Tennessee drafted Alabama’s Derrick Henry in the second round of the NFL Draft on the heels of signing DeMarco Murray during the offseason. Murray figures to be the lead back in Tennessee during Henry’s rookie season, but this has all the makings for a committee attack in my opinion, at least until Henry is capable of taking on the bulk of the workload. After Murray, he’s easily the best back on the depth chart and definitely an interesting player for dynasty, playing with an exciting young QB behind a line that has future potential.
Several media outlets have pointed out that Murray’s abysmal numbers in Philadelphia during 2015 exceeded Tennessee’s rushing production, and I definitely feel like Murray is in the position to put up reliable fantasy numbers, but his ceiling isn’t currently as high as it was for him in Dallas, given the committee approach and severe downgrade at o-line, so it will always be a question leading into games how the touches will be split until we learn something meaningful this off-season. I personally tend to avoid drafting players in committee roles if the upside doesn’t outweigh the price on draft day and the player doesn’t have stand-alone value. That value is probably more determined by your gumption to gamble than anything else, because it isn’t out of the realm of possibility (at least right now) that Henry gets the goal line work.
Who Will Step Up in the Receiving Game?
The NFL community has been excited to see what the league would make of Dorial Green-Beckham, who is currently coming into his second season. We know he has the speed and measureables to succeed in the NFL, but will (can) he put it all together and translate it into something meaningful? Maybe under Robiskie we will see him flourish. He put up encouraging numbers last season with 32 receptions for 549 yards and four touchdowns, even though he only started 5 games.
Rishard Matthews was added during the offseason and could be a player who can provide immediate security for Mariota in the receiving unit. We’ve seen flashes from Matthews that might suggest he’s capable of attracting a lot of targets on quick and intermediate routes since he’s not afraid to go up for contested catches. But going into his fifth season, we’ll have to see if he can put it together into something meaningful.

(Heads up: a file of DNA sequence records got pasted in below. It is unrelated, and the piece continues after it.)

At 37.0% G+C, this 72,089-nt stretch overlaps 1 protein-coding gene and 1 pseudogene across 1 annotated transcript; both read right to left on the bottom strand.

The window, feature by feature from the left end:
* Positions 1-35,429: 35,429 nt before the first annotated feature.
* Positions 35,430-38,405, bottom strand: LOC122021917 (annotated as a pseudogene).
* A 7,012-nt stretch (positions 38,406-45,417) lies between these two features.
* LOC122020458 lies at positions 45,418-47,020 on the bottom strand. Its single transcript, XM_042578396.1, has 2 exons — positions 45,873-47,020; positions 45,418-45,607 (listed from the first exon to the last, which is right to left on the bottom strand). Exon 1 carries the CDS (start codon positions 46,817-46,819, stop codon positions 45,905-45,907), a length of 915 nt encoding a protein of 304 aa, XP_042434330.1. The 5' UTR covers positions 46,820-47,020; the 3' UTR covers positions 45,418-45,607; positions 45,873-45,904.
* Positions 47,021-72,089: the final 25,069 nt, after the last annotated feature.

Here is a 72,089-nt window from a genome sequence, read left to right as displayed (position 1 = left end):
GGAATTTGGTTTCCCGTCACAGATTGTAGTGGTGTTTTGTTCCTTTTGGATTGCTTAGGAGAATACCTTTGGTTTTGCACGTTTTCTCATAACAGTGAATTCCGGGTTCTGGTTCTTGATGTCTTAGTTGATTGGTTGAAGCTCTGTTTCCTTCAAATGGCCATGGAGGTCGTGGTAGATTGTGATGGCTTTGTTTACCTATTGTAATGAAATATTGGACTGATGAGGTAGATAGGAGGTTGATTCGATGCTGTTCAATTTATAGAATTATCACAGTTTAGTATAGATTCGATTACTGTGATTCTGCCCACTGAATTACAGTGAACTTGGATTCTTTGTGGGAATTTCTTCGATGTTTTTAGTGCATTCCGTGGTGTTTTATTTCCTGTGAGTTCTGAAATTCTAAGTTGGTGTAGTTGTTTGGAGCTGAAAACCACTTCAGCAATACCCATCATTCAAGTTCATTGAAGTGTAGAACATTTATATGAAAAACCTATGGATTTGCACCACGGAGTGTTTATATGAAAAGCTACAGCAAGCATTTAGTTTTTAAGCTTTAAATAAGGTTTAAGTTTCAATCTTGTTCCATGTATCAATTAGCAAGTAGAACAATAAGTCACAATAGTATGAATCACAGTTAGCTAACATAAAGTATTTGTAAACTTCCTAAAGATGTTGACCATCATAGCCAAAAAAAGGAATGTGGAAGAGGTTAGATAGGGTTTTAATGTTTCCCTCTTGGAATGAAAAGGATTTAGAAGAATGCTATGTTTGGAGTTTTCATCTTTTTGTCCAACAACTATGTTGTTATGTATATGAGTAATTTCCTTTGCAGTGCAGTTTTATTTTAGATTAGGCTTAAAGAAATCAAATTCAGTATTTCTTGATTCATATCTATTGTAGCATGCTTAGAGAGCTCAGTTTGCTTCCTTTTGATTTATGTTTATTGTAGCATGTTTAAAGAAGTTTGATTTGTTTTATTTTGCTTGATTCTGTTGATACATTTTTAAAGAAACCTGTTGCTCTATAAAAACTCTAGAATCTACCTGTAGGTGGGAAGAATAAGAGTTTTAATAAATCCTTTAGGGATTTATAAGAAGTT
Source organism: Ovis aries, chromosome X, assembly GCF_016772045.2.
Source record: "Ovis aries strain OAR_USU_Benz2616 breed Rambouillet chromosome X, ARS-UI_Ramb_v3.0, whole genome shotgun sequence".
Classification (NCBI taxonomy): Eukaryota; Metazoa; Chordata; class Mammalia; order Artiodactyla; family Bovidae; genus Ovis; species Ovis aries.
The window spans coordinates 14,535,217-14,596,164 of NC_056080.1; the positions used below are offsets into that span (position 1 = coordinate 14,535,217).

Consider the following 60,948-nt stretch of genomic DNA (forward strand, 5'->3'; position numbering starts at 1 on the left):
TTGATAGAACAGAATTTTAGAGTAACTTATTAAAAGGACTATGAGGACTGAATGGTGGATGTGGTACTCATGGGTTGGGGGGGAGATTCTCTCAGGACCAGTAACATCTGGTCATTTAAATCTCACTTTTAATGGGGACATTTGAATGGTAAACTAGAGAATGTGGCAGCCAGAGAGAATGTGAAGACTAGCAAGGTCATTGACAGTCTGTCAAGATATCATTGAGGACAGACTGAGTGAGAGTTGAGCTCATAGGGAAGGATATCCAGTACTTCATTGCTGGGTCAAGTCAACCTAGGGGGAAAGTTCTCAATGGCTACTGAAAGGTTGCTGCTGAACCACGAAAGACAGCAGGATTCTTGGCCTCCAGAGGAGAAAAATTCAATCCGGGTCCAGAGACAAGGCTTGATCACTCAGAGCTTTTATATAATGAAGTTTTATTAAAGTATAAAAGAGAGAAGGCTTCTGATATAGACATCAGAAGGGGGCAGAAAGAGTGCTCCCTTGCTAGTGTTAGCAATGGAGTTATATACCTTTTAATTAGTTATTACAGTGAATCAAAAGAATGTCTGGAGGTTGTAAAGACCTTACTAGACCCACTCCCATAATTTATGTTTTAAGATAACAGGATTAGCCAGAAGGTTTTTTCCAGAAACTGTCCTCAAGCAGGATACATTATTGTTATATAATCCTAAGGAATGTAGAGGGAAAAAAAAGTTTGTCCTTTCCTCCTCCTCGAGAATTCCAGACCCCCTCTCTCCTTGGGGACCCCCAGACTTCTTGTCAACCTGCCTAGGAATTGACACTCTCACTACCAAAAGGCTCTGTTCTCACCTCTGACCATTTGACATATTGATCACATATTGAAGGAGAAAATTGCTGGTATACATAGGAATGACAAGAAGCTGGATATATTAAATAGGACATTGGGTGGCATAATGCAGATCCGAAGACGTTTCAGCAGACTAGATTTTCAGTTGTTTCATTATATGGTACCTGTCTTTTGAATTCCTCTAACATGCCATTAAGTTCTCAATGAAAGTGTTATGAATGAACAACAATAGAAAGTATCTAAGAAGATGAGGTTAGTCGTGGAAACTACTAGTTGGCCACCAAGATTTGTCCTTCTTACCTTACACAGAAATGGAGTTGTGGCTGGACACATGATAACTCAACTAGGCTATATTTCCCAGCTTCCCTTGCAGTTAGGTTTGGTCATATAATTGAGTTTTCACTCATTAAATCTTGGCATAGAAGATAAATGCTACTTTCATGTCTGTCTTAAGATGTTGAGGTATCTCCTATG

The team also drafted Tajae Sharpe, who was recently reported to be running with the first-team at practice. He has the frame to box out defenders to make catches at 6’2 and 194 pounds and had a productive senior year at Massachusetts with 111 receptions in 2015 to back it up. He’s also been credited as one of the best route runners in his class, which may be the reason why he’s getting a chance with the first team this early. That or the team is getting impatient with DGB. Sharpe’s main knock, however, is the quality of his opponents in the FBS.
Whether it’s DBG, Matthews, or Sharpe, there’s an opportunity for someone to step up in the receiving unit and produce with the likes of Harry Douglas, Kendall Wright, and Justin Hunter, all of whom have issues with consistency, remaining on the depth chart.
As of right now, seems that Delanie Walker is the most proven big-play threat in Mariota’s arsenal. Tipped passes count, right? Walker put up numbers similar to wide receivers last season and ranked ninth in receiving at the end of the year with 94 receptions on 133 targets (70.7 catch percentage) for 1088 yards and six touchdowns while only starting in 10 games (15 games played).
Even though he’s seen an increase in targets, receptions and TDs over the last three seasons, Walker will be 32 in August going into his 11th season. We’ve most likely seen Walker at maximum output and he is most likely primed for regression in 2016, but still has value at a shallow position in fantasy.
While I may be optimistic beyond 2016, I’m not expecting much from Tennessee this season in 2015, but there are several opportunities for fantasy production at the skill positions. Depending on how your team looks, I wouldn’t be afraid to invest in Mariota, Henry, DGB, or Sharpe in dynasty leagues. Green-Beckham and Sharpe could also be late-round fliers in re-draft leagues. Additionally, if I selected Mariota outside of Two-QB leagues, he wouldn’t be drafted to function as my starter and not until later rounds. DeMarco Murray could end up reliably producing in Tennessee at a great value in re-drafts, but based on the state of his offensive line, much like the rest of the team, it’s far from a sure-thing.